SAN ANGELO, TX — Is San Angelo ready for a unique and exciting event at the airport next year? The City of San Angelo, in conjunction with the Convention and Visitors Bureau at the Chamber of Commerce, are investigating what it will require to bring air races here.
The race event proposed is similar to the Reno Air Races in that it consists of an airborne oval track with multiple heats. Multiple piston-driven airplanes race together in the heat where the first plane to cross the finish line wins. The race is low level, no lower that 50 feet off the ground over the runways, and likely 300 to 700 feet above the ground on the downwind leg away from the main runway and line of spectators. Speeds can exceed 300 mph. Each race, or heat, is eight laps around the oval course.
According to airport manager Jeremy Valgardson, the race is just a penciled-in plan right now, and he is asking for guidance from the city council next week to move forward with more planning.
The air race is proposed to be produced by Air Race 1, an aviation race promotion company called Air Race Events based in Dubai, UAE. https://airrace1.com/airrace1-news/ The company sponsored a winning racer at the internationally famous Reno Air Races in 2019. Air Race 1’s plane called Heat Stroke, with pilot Steve Temple, won the Silver class race. There was no Reno Air Races this year due to COVID-19. Air Race 1 has promoted other races internationally, but San Angelo’s event, should it happen, will be the first US-based event the company has fully produced.
The cost of holding an air race is substantial, though Air Race Events is waiving much of its fees. Initial cost estimates start at $80,000. But missing from that estimate may be the cost of insurance, a major hurdle not yet cleared. Organizers have not been able to find an underwriter in Texas to insure the event, though the search has barely begun.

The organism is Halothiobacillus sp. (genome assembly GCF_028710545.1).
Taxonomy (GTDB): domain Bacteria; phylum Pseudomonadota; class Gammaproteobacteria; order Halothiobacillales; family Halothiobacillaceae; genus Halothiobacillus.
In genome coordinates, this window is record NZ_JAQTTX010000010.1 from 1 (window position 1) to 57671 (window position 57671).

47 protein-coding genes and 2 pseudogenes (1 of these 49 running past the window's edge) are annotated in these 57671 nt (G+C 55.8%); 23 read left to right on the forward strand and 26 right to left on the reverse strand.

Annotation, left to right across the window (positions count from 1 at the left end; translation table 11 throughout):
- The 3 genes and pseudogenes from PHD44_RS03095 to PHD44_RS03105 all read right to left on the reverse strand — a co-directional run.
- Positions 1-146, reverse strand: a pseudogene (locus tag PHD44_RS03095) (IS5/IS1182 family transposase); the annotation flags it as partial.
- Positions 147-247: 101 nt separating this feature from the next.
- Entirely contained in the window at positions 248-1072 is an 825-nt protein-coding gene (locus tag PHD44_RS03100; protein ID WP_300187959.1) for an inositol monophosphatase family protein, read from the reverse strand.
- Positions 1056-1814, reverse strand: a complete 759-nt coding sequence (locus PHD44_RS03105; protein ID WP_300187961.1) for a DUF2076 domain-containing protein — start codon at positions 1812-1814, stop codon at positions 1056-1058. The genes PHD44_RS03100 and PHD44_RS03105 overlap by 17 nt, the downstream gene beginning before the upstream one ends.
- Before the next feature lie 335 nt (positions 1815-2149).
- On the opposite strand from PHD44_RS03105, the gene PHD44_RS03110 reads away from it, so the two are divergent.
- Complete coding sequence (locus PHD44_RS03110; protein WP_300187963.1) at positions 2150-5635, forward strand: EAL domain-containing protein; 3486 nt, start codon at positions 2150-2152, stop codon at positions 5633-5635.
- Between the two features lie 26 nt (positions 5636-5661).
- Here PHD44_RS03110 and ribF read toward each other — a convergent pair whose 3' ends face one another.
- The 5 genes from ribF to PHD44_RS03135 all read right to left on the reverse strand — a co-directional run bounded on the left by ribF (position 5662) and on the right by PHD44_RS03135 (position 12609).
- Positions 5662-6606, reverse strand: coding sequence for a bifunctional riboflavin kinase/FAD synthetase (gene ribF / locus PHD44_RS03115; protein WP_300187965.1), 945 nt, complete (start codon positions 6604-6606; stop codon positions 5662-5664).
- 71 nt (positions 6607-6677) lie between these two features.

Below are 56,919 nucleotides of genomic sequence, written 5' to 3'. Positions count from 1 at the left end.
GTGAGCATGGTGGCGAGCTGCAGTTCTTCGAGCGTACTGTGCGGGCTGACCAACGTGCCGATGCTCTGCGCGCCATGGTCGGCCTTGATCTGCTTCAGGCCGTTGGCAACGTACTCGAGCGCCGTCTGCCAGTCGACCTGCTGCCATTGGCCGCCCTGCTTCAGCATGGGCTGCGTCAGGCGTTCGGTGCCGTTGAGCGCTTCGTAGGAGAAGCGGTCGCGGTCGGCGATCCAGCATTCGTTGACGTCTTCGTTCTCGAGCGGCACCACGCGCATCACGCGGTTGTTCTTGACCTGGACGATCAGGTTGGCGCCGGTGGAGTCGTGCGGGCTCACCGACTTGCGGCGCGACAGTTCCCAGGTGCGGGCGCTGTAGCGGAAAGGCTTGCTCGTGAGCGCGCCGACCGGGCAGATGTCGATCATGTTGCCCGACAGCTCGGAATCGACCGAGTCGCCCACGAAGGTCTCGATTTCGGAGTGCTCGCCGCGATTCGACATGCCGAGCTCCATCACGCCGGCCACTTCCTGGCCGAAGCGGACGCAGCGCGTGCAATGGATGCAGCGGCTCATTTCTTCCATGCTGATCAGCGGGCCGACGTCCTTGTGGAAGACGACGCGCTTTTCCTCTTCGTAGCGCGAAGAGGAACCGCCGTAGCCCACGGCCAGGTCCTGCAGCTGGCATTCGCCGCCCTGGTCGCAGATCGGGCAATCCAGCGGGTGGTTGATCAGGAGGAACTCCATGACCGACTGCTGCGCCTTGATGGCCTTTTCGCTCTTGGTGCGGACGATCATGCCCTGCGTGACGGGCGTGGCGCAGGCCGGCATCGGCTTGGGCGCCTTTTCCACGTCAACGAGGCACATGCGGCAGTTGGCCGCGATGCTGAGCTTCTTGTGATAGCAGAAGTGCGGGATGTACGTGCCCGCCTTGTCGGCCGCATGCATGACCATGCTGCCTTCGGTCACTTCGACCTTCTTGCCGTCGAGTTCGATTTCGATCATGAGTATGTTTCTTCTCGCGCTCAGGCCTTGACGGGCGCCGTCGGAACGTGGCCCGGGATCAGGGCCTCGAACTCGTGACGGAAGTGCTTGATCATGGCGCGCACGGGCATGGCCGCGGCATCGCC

“Ely, Nevada held a similar event and they found an insurer,” said Valgardson.
The tentative plan is to hold the race here in October 2021. The CVB has committed up to $40,000 to sponsor the event. More money for events like this can be obtained with grant underwriting, though council approval to continue the planning process is needed to enhance the competitiveness of obtaining a grant. Commercial sponsorships will also be sold in additional to box office ticket sales to spectators.
Valgardson said the FAA and his staff have already worked out a map for the proposed race routing that overflies airport property with some small exceptions. The FAA will also need to make a site visit before approving the plan.
Creating the plan for the air race is extensive. The event cannot preclude allowing commercial aviation access to the landing runway, likely runway 18-36, that will also serve as the race day main runway. Race events will need to be paused to allow American Airlines to land. Closing the main ground-based instrument runway will also be required. Runway 3-21 will be right underneath the race oval and runway 3 is the only runway at Mathis with a precision Instrument Landing System, or ILS, approach installed.
In additional to the aviation planning, first responders like fire and EMS will be needed. Valgardson estimated four fire trucks and EMS vehicles will be needed with 16 fire/EMS personal. In addition, the event will need at least four uniformed San Angelo Police Department officers for crowd control and to enforce airport security protocols.
Holding an air race in San Angelo will bring five days of overnight stays at local hotels and motels for the racers, crews, and air race organizers. In addition, the two-day event has the potential to attract 10,000 spectators, many from out of town who will also need lodging and restaurants for dining.
In addition to the tourism benefits, the event will highlight to a wide national audience the facilities and open airspace around Mathis Field, providing a promotional component for economic development.
Tuesday, the council will hear a briefing on the initial air race plans and vote to approve a venue and licensing agreement with Air Race Events, aka Air Race 1. The council will also vote on approving a memorandum of understanding between the City of San Angelo and the Conventions and Visitors Bureau where the CVB agrees to provide $40,000 as a downpayment for the event.
If the event is not approved by the FAA or the TSA, the contract can be canceled without penalty, Valgardson said.